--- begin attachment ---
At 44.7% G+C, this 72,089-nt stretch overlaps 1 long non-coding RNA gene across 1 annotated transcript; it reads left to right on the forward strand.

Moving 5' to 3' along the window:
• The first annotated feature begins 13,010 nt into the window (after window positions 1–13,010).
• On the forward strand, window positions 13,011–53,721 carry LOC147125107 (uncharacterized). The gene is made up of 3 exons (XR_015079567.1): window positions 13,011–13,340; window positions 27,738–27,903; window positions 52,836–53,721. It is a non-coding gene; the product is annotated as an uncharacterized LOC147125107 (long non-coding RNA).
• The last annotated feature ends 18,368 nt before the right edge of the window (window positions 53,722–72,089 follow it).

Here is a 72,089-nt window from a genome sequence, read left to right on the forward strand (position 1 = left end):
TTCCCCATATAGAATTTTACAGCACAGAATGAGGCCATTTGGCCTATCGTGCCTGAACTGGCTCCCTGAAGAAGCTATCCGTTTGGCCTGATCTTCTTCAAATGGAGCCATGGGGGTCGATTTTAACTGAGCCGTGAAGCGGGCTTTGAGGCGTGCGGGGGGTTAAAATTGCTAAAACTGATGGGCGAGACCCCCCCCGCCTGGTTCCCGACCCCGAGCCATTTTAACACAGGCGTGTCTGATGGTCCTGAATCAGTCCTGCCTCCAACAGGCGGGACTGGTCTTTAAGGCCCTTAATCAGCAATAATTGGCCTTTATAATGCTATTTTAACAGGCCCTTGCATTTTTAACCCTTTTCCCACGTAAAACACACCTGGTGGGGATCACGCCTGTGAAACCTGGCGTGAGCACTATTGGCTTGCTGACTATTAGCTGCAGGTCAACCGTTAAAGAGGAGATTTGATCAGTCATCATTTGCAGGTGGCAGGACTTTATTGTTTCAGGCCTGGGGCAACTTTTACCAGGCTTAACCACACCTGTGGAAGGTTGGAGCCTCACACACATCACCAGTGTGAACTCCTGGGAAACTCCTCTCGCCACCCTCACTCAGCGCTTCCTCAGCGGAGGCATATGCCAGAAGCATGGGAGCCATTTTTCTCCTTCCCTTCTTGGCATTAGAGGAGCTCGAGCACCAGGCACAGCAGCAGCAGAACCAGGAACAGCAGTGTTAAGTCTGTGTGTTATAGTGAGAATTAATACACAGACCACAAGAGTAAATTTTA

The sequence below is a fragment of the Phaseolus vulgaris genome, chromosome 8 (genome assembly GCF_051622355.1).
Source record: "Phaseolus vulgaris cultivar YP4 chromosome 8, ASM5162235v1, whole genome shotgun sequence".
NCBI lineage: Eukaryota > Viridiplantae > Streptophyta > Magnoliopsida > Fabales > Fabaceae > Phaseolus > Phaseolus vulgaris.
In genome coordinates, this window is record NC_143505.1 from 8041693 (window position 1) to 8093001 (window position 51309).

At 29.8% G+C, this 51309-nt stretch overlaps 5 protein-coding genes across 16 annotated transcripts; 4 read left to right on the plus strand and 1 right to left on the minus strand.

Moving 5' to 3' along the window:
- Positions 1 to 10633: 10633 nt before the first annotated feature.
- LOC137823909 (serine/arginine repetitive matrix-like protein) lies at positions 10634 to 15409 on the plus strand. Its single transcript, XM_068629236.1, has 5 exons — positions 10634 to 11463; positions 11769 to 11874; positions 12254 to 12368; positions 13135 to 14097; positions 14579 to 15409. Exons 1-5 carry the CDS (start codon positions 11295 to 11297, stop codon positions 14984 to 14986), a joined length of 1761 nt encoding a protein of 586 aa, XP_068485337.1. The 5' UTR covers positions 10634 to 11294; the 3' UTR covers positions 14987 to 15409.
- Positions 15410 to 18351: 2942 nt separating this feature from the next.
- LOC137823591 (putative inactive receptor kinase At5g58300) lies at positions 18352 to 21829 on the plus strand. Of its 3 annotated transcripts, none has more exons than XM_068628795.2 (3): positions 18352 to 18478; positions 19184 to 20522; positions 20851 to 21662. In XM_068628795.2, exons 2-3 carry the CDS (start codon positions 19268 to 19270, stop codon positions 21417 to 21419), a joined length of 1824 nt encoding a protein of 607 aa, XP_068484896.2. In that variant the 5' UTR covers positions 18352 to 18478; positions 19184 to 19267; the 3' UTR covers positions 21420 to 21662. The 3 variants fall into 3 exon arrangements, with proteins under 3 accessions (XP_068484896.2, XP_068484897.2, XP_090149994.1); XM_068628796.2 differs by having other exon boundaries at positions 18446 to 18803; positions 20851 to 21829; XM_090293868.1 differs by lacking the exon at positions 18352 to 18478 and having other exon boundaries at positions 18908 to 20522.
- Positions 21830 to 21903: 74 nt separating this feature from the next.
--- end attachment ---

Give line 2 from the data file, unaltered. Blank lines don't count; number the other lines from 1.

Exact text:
Moving 5' to 3' along the window: